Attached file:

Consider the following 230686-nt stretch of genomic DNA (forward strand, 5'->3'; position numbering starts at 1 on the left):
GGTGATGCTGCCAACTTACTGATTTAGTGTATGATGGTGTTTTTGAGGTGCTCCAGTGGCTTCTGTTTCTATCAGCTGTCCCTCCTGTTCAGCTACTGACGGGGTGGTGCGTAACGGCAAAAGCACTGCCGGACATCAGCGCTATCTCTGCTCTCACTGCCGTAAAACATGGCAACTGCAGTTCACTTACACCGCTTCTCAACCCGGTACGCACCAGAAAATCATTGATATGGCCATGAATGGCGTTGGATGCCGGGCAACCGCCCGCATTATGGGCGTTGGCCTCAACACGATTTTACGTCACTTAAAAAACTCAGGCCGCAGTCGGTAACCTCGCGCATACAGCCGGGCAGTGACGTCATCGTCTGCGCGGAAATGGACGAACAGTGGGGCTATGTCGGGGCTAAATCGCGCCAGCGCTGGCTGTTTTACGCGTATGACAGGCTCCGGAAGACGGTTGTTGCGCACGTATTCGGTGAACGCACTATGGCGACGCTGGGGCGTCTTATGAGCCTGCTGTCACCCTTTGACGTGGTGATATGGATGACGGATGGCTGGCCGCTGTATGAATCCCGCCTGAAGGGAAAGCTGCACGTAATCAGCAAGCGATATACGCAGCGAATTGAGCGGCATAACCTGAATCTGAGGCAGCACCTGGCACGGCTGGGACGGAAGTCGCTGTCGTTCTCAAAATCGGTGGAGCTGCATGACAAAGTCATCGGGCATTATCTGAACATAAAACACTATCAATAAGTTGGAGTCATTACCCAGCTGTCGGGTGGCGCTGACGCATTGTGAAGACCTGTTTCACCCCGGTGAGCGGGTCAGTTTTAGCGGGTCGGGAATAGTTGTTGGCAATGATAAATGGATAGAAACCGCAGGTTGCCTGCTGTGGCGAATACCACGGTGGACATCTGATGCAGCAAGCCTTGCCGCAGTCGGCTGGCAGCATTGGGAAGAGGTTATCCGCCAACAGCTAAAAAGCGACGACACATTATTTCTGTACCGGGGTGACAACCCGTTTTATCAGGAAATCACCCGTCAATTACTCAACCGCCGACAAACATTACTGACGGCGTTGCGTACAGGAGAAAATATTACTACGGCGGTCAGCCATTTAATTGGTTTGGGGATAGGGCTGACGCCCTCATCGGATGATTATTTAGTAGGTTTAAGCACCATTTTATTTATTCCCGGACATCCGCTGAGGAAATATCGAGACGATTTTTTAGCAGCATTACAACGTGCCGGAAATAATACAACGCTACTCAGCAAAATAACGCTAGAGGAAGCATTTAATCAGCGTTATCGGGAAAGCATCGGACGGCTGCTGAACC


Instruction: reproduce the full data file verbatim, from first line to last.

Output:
Consider the following 230686-nt stretch of genomic DNA (forward strand, 5'->3'; position numbering starts at 1 on the left):
GGTGATGCTGCCAACTTACTGATTTAGTGTATGATGGTGTTTTTGAGGTGCTCCAGTGGCTTCTGTTTCTATCAGCTGTCCCTCCTGTTCAGCTACTGACGGGGTGGTGCGTAACGGCAAAAGCACTGCCGGACATCAGCGCTATCTCTGCTCTCACTGCCGTAAAACATGGCAACTGCAGTTCACTTACACCGCTTCTCAACCCGGTACGCACCAGAAAATCATTGATATGGCCATGAATGGCGTTGGATGCCGGGCAACCGCCCGCATTATGGGCGTTGGCCTCAACACGATTTTACGTCACTTAAAAAACTCAGGCCGCAGTCGGTAACCTCGCGCATACAGCCGGGCAGTGACGTCATCGTCTGCGCGGAAATGGACGAACAGTGGGGCTATGTCGGGGCTAAATCGCGCCAGCGCTGGCTGTTTTACGCGTATGACAGGCTCCGGAAGACGGTTGTTGCGCACGTATTCGGTGAACGCACTATGGCGACGCTGGGGCGTCTTATGAGCCTGCTGTCACCCTTTGACGTGGTGATATGGATGACGGATGGCTGGCCGCTGTATGAATCCCGCCTGAAGGGAAAGCTGCACGTAATCAGCAAGCGATATACGCAGCGAATTGAGCGGCATAACCTGAATCTGAGGCAGCACCTGGCACGGCTGGGACGGAAGTCGCTGTCGTTCTCAAAATCGGTGGAGCTGCATGACAAAGTCATCGGGCATTATCTGAACATAAAACACTATCAATAAGTTGGAGTCATTACCCAGCTGTCGGGTGGCGCTGACGCATTGTGAAGACCTGTTTCACCCCGGTGAGCGGGTCAGTTTTAGCGGGTCGGGAATAGTTGTTGGCAATGATAAATGGATAGAAACCGCAGGTTGCCTGCTGTGGCGAATACCACGGTGGACATCTGATGCAGCAAGCCTTGCCGCAGTCGGCTGGCAGCATTGGGAAGAGGTTATCCGCCAACAGCTAAAAAGCGACGACACATTATTTCTGTACCGGGGTGACAACCCGTTTTATCAGGAAATCACCCGTCAATTACTCAACCGCCGACAAACATTACTGACGGCGTTGCGTACAGGAGAAAATATTACTACGGCGGTCAGCCATTTAATTGGTTTGGGGATAGGGCTGACGCCCTCATCGGATGATTATTTAGTAGGTTTAAGCACCATTTTATTTATTCCCGGACATCCGCTGAGGAAATATCGAGACGATTTTTTAGCAGCATTACAACGTGCCGGAAATAATACAACGCTACTCAGCAAAATAACGCTAGAGGAAGCATTTAATCAGCGTTATCGGGAAAGCATCGGACGGCTGCTGAACC